Add up all of what’s allegedly behind it, from the latest $2 trillion fiscal “stimulus” and the next $2 trillion infrastructure “stimulus” plus the last $1 trillion like the prior $2 trillion before it, and then a couple trillion in QE’s, even an SLR cliff, how is this not some categorical change in every market around?
Again, that it can’t even measure up appreciably better to just the TCJA is a damning indictment.
The bond market really should be blowing up if what the newspapers are claiming is true. It’s not even blowing up in a way that outshines past failed reflationary periods; it can’t even equal them and that’s with, what, $5 to $7 trillion in Uncle Sam’s belligerence on top of a few more trillion in Jay’s puppet shows. And it’s not just bond yields and bond markets, nor a bit of front end WTI contango, where serious doubts remain, and remain heavily bid.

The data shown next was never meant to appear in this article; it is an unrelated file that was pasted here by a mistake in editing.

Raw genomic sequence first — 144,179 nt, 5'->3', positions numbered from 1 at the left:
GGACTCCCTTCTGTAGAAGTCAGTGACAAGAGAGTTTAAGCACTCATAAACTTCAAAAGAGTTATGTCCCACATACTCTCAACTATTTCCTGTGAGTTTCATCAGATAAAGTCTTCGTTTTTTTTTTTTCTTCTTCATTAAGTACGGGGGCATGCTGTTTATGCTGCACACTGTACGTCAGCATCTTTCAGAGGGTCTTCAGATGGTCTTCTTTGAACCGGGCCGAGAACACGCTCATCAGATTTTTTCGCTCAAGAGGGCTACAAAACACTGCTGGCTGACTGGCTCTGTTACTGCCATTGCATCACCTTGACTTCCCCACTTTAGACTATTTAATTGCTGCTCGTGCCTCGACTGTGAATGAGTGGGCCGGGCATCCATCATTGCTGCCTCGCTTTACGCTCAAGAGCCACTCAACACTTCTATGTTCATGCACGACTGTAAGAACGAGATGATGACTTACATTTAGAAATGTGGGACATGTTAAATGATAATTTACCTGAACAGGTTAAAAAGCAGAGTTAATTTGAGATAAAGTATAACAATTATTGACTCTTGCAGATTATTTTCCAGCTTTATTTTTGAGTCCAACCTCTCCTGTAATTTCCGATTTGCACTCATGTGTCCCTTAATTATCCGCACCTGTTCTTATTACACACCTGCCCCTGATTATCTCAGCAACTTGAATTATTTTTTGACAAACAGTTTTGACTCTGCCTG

The question has only changed slightly over the years: what does the world really look like once all that front-loaded fiscal fussiness goes by? After the moderate reflationary improvement, then what?
That’s the real story here, the market’s key message is still the same one it has been since this whole thing began almost fourteen years ago. That message is simply this: reflations come and go, minor fluctuations in financial and economic conditions are by nature inevitable, but don’t get carried away when they come around.
The chances of the economy souring continues to be judged much, much higher in the long run than for it soaring. Curves in 2017-18 said so, and they still say so (just look at real yields, for crying out loud!)
The federal government can buy its way into newspaper reports and econometric models, but it can’t buy market credibility because it doesn’t work like that. Short run effects aside, these markets are – still! – telling you not to get carried away. Again.
Jeff Snider is Head of Global Investment Research for Alhambra Investments. Jeff spearheads the investment research efforts while providing close contact to Alhambra’s client base. This piece does not necessarily reflect the opinions of Hedgeye.